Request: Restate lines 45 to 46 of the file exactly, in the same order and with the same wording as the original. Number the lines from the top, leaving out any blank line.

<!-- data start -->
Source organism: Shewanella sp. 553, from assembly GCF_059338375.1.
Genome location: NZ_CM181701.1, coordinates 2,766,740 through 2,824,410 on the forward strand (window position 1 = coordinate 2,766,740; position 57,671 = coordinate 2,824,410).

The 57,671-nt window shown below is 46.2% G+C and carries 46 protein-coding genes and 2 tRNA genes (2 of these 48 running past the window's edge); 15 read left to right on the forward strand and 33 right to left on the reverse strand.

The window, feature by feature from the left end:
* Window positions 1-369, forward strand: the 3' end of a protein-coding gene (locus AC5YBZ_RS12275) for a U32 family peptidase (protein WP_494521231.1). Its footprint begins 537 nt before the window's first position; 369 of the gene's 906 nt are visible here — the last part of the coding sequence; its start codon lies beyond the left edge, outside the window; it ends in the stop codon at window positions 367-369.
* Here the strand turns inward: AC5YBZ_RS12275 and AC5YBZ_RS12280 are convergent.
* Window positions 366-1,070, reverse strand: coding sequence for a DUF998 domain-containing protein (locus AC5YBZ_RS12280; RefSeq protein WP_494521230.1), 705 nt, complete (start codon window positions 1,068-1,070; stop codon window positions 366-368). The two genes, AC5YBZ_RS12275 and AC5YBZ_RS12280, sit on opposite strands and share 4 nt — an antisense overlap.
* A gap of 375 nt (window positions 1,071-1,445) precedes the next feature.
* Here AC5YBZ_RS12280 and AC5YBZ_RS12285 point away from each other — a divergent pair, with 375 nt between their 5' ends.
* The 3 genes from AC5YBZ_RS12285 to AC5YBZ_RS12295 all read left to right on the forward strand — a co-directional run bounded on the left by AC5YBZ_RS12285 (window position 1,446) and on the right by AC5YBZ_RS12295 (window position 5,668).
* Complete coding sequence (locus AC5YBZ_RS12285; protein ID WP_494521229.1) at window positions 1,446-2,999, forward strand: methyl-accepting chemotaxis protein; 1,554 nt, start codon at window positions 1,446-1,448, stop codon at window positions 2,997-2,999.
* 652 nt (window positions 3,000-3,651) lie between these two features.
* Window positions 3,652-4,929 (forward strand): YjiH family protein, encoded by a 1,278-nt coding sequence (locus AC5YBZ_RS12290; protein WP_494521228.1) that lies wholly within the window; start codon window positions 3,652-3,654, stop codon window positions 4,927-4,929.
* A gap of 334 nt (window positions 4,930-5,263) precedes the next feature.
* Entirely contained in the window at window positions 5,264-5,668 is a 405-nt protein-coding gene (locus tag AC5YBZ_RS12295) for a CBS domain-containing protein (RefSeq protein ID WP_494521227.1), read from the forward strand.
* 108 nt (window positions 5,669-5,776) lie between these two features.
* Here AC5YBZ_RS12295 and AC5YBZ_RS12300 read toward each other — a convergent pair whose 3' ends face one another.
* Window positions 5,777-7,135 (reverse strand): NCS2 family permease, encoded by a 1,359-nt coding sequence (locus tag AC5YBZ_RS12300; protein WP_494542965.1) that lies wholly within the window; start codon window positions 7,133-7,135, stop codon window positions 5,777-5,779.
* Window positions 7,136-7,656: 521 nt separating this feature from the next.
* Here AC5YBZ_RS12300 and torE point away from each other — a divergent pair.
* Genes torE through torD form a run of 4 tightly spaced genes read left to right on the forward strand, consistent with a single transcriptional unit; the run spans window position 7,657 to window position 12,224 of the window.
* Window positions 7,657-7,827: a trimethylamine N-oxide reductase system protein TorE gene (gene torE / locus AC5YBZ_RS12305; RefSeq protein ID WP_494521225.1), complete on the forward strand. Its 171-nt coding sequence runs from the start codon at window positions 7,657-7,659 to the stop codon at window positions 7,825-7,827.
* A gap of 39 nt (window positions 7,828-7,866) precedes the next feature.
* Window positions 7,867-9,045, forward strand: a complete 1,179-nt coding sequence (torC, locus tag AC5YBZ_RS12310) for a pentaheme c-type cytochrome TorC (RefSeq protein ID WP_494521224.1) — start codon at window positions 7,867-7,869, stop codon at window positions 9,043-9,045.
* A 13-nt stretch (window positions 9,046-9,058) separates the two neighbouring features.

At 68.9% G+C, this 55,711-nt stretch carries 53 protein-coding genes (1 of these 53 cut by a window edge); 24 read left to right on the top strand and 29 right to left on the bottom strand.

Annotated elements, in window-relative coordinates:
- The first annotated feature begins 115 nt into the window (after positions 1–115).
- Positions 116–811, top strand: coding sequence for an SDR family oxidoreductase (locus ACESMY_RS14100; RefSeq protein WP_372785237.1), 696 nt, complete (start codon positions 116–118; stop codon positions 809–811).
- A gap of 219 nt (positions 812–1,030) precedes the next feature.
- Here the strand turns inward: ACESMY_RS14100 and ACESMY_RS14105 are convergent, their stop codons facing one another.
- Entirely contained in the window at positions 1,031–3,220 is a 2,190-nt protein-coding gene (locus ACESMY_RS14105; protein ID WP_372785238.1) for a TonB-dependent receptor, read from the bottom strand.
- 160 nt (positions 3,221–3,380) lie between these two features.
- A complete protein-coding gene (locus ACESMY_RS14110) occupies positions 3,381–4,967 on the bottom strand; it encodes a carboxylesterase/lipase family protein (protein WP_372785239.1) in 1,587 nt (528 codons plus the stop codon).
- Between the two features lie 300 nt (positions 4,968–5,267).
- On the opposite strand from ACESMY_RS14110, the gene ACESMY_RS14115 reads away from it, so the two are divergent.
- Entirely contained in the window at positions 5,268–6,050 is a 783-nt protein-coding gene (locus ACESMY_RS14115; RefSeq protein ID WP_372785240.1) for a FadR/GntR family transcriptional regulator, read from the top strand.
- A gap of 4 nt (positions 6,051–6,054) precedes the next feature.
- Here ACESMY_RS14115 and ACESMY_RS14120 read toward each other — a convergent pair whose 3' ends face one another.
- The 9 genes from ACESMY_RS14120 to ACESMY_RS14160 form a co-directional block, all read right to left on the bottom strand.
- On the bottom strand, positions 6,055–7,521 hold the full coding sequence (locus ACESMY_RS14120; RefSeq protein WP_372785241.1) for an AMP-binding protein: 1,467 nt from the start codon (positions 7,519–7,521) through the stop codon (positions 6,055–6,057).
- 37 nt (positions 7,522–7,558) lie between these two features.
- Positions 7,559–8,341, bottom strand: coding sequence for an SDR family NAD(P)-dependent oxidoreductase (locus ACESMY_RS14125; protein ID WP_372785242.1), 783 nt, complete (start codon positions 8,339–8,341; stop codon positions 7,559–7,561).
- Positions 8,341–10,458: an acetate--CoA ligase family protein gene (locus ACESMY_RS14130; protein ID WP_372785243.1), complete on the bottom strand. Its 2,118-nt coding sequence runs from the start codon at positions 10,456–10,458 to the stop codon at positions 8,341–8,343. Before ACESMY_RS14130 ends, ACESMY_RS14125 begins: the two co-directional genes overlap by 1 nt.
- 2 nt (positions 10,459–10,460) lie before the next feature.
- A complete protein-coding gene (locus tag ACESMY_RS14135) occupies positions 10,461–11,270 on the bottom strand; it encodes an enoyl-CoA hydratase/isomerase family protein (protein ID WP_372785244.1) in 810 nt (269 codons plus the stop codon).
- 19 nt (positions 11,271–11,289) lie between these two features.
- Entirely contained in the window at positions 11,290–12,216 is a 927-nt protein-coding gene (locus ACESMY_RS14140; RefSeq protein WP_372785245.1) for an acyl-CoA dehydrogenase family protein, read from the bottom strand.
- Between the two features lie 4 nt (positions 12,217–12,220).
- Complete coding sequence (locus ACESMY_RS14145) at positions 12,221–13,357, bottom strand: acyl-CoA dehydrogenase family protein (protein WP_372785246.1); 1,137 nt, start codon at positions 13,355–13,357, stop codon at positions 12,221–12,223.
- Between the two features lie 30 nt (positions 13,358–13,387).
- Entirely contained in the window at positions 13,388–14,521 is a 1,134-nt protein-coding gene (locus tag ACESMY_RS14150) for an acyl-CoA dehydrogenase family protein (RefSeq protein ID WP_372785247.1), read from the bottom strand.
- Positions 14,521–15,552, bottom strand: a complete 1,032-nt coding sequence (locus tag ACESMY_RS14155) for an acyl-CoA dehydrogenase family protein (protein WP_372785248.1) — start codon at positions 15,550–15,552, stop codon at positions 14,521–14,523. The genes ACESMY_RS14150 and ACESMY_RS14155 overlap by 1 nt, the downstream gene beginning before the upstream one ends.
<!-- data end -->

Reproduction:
- 2 nt (positions 10,459–10,460) lie before the next feature.
- A complete protein-coding gene (locus tag ACESMY_RS14135) occupies positions 10,461–11,270 on the bottom strand; it encodes an enoyl-CoA hydratase/isomerase family protein (protein ID WP_372785244.1) in 810 nt (269 codons plus the stop codon).